When it comes to nurturing talent, Angela has always had her eye on training the best of the best, and has a flair for spotting potential amongst her brigade.
"I think that at the end of the day it's about the cooking. It doesn't matter whether you're a man or woman, it's about what you put on the plate," she says. "If you've got great people with you, why would you want to let them leave or not give them an opportunity? If you can progress their career within your company, it seems a no-brainer to me to do that, rather than be on the hunt of a new chef or new manager every six months."
It's the camaraderie in the kitchen which Angela draws much of her inspiration from. She's never been one for following food trends and fashionable dining. Instead she prefers to stick to her own gut instinct and listen to her customers when it comes to her approach to cooking.
"I've always thought that you've got to stick to your roots and hopefully everyone comes with you. It's focusing on the every day. Working with a team in the kitchen, they are the ones that mainly inspire you because you're working with them. It's great when a young cook who's been working with you comes up with a great idea. We're so lucky - our industry is constantly moving, it's always on the go. You can't stand still and let it run past you. You have to move with it."
Murano, her partnership with Luke Holder at Hartnett Holder & Co at the New Forest's Lime Wood Hotel and a handful of other restaurant ventures have all flourished with Angela at the helm - a testament to her vision and hard work. She has gone on to open two Café Murano sites and head up Cucina Angela at Portetta, set amongst the breathtaking mountain scenery of Courchevel Morionda in France, with her combination of classic and modern Italian cuisine.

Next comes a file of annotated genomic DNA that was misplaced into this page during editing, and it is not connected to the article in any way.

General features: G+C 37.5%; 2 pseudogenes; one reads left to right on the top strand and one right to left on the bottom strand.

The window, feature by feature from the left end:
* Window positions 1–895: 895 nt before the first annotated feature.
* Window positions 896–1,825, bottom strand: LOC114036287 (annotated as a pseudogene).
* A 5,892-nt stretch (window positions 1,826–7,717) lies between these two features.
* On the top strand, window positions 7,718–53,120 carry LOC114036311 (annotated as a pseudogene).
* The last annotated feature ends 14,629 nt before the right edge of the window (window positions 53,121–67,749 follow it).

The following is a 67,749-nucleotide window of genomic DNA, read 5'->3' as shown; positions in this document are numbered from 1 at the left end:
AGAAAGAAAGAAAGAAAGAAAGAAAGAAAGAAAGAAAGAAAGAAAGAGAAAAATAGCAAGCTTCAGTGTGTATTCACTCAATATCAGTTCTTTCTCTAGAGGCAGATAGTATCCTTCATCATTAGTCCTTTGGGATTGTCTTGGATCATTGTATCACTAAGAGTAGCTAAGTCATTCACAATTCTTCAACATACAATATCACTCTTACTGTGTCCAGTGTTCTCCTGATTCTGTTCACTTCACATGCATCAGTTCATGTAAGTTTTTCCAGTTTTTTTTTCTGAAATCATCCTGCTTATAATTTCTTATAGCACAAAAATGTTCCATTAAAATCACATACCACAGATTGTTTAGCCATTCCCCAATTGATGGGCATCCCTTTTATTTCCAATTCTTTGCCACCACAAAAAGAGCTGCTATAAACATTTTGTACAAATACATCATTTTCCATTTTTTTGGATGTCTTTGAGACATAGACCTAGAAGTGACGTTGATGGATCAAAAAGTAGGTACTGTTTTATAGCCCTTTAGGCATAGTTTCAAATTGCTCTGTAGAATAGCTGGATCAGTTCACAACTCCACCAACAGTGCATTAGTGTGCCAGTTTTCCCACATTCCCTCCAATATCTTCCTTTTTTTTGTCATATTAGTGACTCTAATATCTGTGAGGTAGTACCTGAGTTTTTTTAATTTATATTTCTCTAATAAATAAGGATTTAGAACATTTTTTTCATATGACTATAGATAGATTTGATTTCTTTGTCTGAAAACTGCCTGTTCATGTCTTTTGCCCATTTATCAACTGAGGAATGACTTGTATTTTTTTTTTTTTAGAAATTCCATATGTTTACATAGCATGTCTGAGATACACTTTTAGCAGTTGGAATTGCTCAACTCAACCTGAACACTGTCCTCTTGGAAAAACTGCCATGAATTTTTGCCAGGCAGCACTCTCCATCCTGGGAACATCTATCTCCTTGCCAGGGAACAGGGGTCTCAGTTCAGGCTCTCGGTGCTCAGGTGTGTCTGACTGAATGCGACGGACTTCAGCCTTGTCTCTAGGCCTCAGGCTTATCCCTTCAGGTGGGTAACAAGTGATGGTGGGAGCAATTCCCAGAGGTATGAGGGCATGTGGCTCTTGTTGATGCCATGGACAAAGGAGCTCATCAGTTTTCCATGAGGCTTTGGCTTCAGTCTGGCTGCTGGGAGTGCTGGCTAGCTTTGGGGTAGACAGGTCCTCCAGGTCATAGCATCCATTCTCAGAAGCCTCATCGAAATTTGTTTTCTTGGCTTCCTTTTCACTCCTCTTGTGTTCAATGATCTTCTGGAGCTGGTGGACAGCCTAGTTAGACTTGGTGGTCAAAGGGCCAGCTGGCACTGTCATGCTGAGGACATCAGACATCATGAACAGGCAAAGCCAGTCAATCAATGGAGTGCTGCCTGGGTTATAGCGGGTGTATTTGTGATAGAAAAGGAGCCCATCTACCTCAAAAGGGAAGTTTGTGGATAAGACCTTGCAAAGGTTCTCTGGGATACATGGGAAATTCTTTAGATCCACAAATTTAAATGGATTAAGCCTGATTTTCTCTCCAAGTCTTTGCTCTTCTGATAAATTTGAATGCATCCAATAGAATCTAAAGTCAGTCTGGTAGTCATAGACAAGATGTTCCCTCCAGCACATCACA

Always moving with the times, Angela and Luke have recently launched a range of Lime Wood own label wines created by the Fertuna Estate in Tuscany. Their guest chef pop-ups have been a huge hit too, with the duo masterminding a star-studded line-up including renowned Spanish chef Nieves Barragán Mohacho, Richard Corrigan, Rick Stein, Tom Kerridge and Phil Howard to name but a few. There are sure to be more exciting plans in the offing with festival Smoked and Uncut's awesome diary of events this summer, and plans are already afoot to celebrate another milestone anniversary in November - 10 years at Lime Wood.
One of Angela's many charms is the fact that she is incredibly down to earth. She has cooked for many high-profile celebrities and dignitaries and laughs about the time she cooked a Murano 'takeaway' for Hollywood A-lister, Harrison Ford. However, she cites one of her standout career moments as cooking for the troops out in Afghanistan - a "mind blowing and humbling" experience as she describes it, and she supports and gives her time to charities like Action Against Hunger and the Terrence Higgins' Trust, cooking bespoke meals for guests. She also continues to speak out about campaigns to combat food poverty.
There's an unstoppable energy about Angela and it's easy to understand why she is widely regarded as the most famous female chef in the country - she's clearly not one to rest on her laurels. Her words of wisdom for those starting out? It's all about seeking to achieve your best.
"Cook what you believe in, make sure you're doing well and treat your customers with great hospitality," she summarises.